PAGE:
Increased Circulation: The iron contained in dandelion tea is a very important mineral. The iron helps your body manufacture red blood cells. People with low iron can suffer from anemia, which can cause fatigue and weakness. By consuming this tea, you are helping your body absorb more oxygen which can help you stay energized.
UTI Treatment: Many women suffer from urinary tract infections, which are extremely uncomfortable and irritating. It is extremely unfortunate for those that suffer from them regularly. Many times UTI’s can be debilitating and make people miserable. Thankfully many herbal teas can help reduce the occurrence of these unpleasant infections. Dandelion tea helps increased urination which assist the kidney and urinary tract staying clean. This makes the chances of an infection much lower.
Possible Cancer Benefits: Several recent studies have been completed analyzing the dandelion root’s affect on cancer cells. The preliminary results are promising and exciting. A study published last year (2016) included in-vitro testing of dandelion root extract that was very effective at inducing “programmed cell death selectively in 95% of colon cancer cells.” There were similar studies completed that documented dandelion root extract’s similar affect on Melanoma (2011) and Pancreatic Cancer (2012). These studies were completed by the University of Windsor in Canada. Although dandelion tea wasn’t specifically used in these studies, the chances of similar benefits are high.
Possible Side Effects
Dandelions are closely related to several plants that can cause allergies and allergic reactions. These members of the same family include ragweed, chamomile, and marigold. If you suffer from severe allergies, consult with your doctor prior to drinking this tea. this will help you avoid a potential allergic reaction. If you are allergic to these plants, or to dandelions themselves, you should probably avoid use of this tea, unless you receive permission from your allergist/doctor. This tea can also enhance blood thinning medications such including OTC pain relief headache medicine such as NSAID’s and acetaminophen. Be careful before consuming this tea with any of those medications. If you are pregnant or may become pregnant, you should also use caution and consult with your doctor.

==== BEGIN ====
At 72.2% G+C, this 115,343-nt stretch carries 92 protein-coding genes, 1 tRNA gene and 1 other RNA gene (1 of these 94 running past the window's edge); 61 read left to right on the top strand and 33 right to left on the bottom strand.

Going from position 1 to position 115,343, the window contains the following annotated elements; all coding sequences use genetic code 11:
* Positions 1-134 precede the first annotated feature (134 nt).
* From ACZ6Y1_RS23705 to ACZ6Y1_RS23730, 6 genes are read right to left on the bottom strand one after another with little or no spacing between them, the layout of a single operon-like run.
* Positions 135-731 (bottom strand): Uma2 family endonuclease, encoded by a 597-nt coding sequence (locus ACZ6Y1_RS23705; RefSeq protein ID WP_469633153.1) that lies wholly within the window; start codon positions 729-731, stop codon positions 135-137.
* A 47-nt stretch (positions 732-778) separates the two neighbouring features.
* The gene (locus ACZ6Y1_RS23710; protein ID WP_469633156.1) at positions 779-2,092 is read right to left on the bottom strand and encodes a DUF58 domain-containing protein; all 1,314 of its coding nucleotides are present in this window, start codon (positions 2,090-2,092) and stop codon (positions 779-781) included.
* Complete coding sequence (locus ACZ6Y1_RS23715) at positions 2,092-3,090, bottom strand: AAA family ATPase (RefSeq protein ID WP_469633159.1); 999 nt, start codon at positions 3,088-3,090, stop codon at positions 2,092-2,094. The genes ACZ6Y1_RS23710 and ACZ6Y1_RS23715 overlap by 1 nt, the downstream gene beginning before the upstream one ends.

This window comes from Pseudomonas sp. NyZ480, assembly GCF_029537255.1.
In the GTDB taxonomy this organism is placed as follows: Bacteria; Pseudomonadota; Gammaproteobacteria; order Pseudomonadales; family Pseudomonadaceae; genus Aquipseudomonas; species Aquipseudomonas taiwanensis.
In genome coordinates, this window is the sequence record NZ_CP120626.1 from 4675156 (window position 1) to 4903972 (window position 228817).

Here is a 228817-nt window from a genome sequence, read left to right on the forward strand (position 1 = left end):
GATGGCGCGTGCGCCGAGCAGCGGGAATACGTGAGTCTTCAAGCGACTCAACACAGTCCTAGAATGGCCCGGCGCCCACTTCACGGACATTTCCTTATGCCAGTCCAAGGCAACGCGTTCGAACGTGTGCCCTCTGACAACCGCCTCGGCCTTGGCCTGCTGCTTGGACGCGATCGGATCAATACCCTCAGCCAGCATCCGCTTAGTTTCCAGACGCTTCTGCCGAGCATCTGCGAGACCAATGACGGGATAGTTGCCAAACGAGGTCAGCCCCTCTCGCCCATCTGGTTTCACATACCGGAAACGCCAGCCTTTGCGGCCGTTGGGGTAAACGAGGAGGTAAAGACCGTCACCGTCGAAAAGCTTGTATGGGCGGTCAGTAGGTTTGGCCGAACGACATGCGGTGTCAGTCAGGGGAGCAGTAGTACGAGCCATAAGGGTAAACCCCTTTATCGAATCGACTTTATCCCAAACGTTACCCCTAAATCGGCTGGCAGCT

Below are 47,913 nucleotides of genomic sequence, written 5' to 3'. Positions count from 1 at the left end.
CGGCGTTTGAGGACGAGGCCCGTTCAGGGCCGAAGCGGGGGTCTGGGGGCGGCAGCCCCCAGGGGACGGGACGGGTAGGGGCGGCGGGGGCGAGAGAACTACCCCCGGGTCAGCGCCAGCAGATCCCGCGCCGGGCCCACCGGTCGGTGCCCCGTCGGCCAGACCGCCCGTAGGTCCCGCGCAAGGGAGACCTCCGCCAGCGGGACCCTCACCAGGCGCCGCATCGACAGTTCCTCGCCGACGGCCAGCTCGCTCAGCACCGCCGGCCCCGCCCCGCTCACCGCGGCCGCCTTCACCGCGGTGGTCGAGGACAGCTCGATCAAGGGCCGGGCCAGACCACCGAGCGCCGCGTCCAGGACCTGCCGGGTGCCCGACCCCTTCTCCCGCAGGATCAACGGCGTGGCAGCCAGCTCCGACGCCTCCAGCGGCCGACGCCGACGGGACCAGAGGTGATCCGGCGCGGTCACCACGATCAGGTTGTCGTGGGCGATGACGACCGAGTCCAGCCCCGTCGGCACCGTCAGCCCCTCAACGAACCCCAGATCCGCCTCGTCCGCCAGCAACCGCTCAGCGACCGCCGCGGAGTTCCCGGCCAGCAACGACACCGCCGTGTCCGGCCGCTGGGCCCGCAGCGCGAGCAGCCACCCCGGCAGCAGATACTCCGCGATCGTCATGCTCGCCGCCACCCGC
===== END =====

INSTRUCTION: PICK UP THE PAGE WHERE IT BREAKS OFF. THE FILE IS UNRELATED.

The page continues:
Dandelion Tea Taste
Dandelion root tea has an appearance similar to coffee, which is why it is also known as dandelion coffee. The taste is also comparable to coffee, but it is smoother. The tea is easier to drink because it is less bitter and less acidic. The tea obviously doesn’t contain caffeine, and it is sometimes used by people trying to quit drinking coffee. Dandelion root tea blends often include roasted barley rye, chicory root and sugar beet. This can help add some sweetness to this bitter tea. I suggest adding your own personal sweetener to the tea, such as honey or sugar. I enjoy honey because its natural sweetness creates a tasty flavor profile and a wonderful aftertaste.
Dandelion Tea Recipe
If you plan on using dandelions from your yard or gather them from another natural area, make sure that the weeds haven’t been treated with any chemicals or pesticides. I would also verify that animals have not recently defecated or urinated in the area, unless you want those flavors added to your tea.
Dandelion & Lime Tea (Can be served hot or iced)
This recipe is perfect for either winter or summer, because it can be served hot or cold.
Ingredients for 2 Servings:
1 Cup of Fresh Dandelion Flowers (No stems or leaves)
3 Cups of Boiling Water
1 Limes, Juiced (you will only need the juice)
2 Tablespoons of Honey (or desired sweetener)
Step 1: Gather 1 Cup of Dandelion Flowers and place them in a colander. Now, rinse them under the sink with cool water to remove dirt and debris.
Step 2: Pour 3 Cups of water into your teapot and bring to a boil. Carefully pour the boiling water into a medium/large pot.
Step 3: Add the 1 Cup of Dandelion Flowers to the water pot, and allow to steep for 5 minutes, stirring occasionally. This is where the preparation steps differ depending on whether you are serving hot or iced tea. Proceed to the appropriate steps below:
Steps for Consuming Hot Tea
Step 4: Use a strainer and pour the mixture into your desired tea cups. The strainer will remove the debris and soppy flowers from your tea.
Step 5: Add lime juice and honey (or desired sweetener). Now your tea is complete, enjoy!
Steps for Consuming Cold Tea
Step 4: Add the honey (or desired sweetener) and lime juice to the pot and continue to steep and stir for 1 minute.
Step 5: Allow the pot to cool for 10 minutes, and use a strainer to pour the mixture into a pitcher or other container. The strainer will remove the debris and flowers from the tea.
Step 6: Place the pitcher or other container in the fridge and allow it to cool for 1-2 hours. The tea is now ready to serve with ice (optional). Now your tea is complete, enjoy!
Dandelion Tea: Conclusion
We need to spread the word and help people realize that dandelions are not evil plants sent by Mother Earth to invade our precious lawns. These plants can be used to treat several common ailments and conditions. Consult with your doctor before consuming this tea.
Feel free to share your experiences or questions below. It will help us all learn and grow!